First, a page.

Alumni Laureate Scholars

Celebrating a decade of success.

Scholarship recipients celebrate the 10-year anniversary of BGSU Alumni Laureate Scholars program

By Bridget Tharp ’06

The students selected as Alumni Laureate Scholars become entrepreneurs, educators, health practitioners and more — but they don’t get there alone. Ask any graduate or current student of the program, and you’ll learn how the relationships built with Falcon alumni, BGSU staff and other students helped to shape their confidence and enhance their educational experience.

The Alumni Laureate Scholars program is celebrating an important milestone, as this year marks a decade since the distinctive, prestigious program was created and funded by a group of generous alumni involved in the Alumni Association Board of Directors.

This is more than a full-tuition scholarship. The program guides recipients with four years of support from caring mentors and alumni role models who challenge students to broaden their perspectives, network with alumni, make professional contacts
and frame success through the values of leadership and service.

“We started with an idea: the Alumni Association Board wanted to help BGSU to recruit top students,” said Montique Cotton Kelly ’94, ’02, executive director of the Alumni Association, who advised the first five cohorts of the program. “Ten years later, I feel so proud of what all of our students have accomplished.”

“Ten years later, I feel so proud of what all of our students have accomplished.”Forget celebrating this anniversary with cake — one couple is marking the milestone with a pledge to expand the ALS program. Falcon Flames Paul ’75 and Margo ’74 Hooker of Sea Girt, N.J., committed $160,000 to the program. The Hooker family will initially support one student with full tuition for four years, and plans to expand their investment over time to support as many as four students.

“We just realize that it’s so important for people to have access to (scholarship) help, because college is a huge (investment) for both the parents and the student,” Margo said. “We’re thrilled to be in the position to be able to do this and give back to Bowling Green.”

Bob Filipucci ’08, of Fort Wayne, Ind., was among the first six Alumni Laureate Scholars. The program gave him the confidence and financial ability to become an entrepreneur fresh out of college. The full-tuition scholarship aspect of ALS turned Filipucci’s savings from college jobs and internships into seed money for his first venture, a residential management business. Now, he is about to open his third business with his second franchise restaurant, Firehouse Subs.'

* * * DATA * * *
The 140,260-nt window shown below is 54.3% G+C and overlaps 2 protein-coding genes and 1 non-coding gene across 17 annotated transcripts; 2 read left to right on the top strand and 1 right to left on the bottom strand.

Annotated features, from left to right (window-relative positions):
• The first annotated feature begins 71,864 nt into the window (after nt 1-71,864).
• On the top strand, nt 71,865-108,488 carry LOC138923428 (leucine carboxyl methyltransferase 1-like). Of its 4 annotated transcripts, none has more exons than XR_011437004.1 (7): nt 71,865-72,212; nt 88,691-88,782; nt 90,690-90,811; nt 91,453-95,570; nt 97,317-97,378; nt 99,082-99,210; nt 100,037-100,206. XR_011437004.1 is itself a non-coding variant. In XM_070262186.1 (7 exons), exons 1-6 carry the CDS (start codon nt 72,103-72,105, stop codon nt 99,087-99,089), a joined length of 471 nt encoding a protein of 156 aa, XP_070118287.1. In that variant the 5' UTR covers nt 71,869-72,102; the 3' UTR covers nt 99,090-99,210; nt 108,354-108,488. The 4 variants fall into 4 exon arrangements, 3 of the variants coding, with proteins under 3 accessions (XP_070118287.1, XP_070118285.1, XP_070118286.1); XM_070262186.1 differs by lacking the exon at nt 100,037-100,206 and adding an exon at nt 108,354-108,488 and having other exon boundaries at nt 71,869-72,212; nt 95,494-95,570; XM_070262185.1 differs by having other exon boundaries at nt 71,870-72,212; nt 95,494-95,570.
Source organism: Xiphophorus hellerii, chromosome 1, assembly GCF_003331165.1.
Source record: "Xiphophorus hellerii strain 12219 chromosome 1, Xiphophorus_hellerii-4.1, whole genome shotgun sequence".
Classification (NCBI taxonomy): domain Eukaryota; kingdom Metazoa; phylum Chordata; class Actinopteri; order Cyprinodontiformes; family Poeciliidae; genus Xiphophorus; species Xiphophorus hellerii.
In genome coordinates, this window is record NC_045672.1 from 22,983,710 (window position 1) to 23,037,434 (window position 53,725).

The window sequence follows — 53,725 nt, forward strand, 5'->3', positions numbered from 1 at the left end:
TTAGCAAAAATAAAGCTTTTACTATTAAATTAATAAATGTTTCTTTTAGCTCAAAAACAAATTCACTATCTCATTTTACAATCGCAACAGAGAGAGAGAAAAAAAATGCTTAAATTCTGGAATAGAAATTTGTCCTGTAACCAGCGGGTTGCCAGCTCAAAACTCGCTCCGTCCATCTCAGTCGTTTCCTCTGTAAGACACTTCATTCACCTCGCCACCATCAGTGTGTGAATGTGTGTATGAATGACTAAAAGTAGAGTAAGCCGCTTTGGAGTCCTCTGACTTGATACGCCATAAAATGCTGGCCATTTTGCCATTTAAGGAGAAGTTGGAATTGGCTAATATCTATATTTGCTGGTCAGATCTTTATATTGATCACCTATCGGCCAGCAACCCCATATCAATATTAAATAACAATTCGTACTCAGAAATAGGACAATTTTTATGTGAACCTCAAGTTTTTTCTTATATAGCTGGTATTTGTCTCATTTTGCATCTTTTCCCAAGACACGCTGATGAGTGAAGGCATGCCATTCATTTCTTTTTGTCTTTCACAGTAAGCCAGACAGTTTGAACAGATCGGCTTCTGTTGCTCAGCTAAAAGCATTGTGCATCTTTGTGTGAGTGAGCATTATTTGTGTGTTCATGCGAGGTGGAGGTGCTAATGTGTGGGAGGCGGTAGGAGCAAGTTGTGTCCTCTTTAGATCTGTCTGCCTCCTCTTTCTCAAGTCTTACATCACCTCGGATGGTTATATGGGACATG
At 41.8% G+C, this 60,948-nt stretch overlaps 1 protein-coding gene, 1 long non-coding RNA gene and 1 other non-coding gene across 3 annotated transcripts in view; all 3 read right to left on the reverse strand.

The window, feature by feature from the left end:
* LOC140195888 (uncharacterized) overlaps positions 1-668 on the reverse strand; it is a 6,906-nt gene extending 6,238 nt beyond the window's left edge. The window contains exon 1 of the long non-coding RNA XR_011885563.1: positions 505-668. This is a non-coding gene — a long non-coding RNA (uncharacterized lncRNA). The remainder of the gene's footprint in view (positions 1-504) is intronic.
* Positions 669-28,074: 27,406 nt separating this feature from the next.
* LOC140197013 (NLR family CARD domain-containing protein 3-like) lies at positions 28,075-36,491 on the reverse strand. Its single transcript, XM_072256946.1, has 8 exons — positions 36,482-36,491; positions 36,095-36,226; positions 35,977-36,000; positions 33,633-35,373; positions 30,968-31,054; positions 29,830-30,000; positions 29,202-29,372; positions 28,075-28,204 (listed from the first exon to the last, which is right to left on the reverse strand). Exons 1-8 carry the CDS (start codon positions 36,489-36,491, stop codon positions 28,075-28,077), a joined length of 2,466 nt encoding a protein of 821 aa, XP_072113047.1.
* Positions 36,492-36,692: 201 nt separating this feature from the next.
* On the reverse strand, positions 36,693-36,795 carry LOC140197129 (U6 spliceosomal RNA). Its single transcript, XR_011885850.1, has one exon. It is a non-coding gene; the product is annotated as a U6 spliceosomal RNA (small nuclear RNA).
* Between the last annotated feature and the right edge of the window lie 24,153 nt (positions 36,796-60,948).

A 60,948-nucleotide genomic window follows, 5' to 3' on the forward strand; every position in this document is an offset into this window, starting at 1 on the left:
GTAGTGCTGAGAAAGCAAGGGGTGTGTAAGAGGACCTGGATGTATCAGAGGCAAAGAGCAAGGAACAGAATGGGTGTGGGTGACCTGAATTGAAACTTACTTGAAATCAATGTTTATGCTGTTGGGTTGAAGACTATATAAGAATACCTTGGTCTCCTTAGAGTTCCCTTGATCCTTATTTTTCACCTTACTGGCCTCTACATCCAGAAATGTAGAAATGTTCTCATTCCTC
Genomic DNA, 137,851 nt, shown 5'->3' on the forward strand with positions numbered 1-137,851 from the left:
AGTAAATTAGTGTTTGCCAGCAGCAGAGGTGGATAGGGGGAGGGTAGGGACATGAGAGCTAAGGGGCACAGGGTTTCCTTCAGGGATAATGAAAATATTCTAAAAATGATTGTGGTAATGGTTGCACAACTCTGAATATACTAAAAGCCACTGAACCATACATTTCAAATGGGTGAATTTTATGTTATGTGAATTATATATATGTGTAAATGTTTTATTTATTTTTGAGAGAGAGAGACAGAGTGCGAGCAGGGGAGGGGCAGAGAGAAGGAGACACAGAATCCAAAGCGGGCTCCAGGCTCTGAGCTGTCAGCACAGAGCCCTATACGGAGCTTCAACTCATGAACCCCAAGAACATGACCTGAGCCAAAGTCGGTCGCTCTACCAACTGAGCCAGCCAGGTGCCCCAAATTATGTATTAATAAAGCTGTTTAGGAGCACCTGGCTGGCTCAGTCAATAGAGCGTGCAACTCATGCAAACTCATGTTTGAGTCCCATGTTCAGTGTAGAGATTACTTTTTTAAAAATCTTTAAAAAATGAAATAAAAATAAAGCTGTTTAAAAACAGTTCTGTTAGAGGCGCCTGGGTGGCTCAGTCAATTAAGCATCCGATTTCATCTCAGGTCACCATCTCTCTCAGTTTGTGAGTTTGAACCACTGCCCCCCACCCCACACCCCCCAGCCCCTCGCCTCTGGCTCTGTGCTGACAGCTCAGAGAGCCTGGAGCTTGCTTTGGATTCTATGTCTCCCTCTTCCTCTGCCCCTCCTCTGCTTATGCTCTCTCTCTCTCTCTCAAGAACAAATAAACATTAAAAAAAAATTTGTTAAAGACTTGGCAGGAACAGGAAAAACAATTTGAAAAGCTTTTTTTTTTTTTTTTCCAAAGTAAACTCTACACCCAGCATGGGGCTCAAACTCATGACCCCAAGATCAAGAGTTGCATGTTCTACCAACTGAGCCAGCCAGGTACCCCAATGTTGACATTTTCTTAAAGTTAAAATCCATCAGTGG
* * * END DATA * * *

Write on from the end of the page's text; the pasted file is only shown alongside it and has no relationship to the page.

Filipucci recalled that having the opportunity to say “thank you” to the first donors to the program was a highlight of his BGSU experience.

“Meeting donors and distinguished alumni was always fun,” Filipucci said. “We’d be thousands of miles away from Bowling Green, and they were excited to see us because we were the products of what they’d been donating to.”
Danielle Champney ’07, who graduated early with the first ALS cohort, recently joined the math faculty of California Polytechnic State University after earning her doctorate in math education from the University of California, Berkeley. She still values the relationships she built with mentors and peers through Alumni Laureates.

“It was just a unique kind of experience,” Champney said, “coming from where you don’t really know anybody, and instantly you have connections.”

As part of the second cohort of scholars, Jenna (Klamfoth) Miller ’08, of Bucyrus, Ohio, felt that the relationships she built with other students in the program provided an important support system. Miller stays busy working as a nurse practitioner for a
family medical office, but still remains in touch with her cohort.

“It was just nice to have our own little group,” she said. “It helps a lot when you are having tough times, or during finals.”
Janna Carpenter ’07, part of the first cohort of the program, employs her visual communication technology major as an account representative for a printing company in Green Bay, Wisconsin. Carpenter didn’t realize it at the time, but greeting donors and introducing alumni to the new ALS program helped her and her peers to establish the interpersonal skills they’d need later in the business world.  

“Thank you to everyone for donating,” Carpenter said. The program “thrust me into so many opportunities to meet people and to grow as an individual. It’s just so much more than a scholarship. It’s a new life, really.”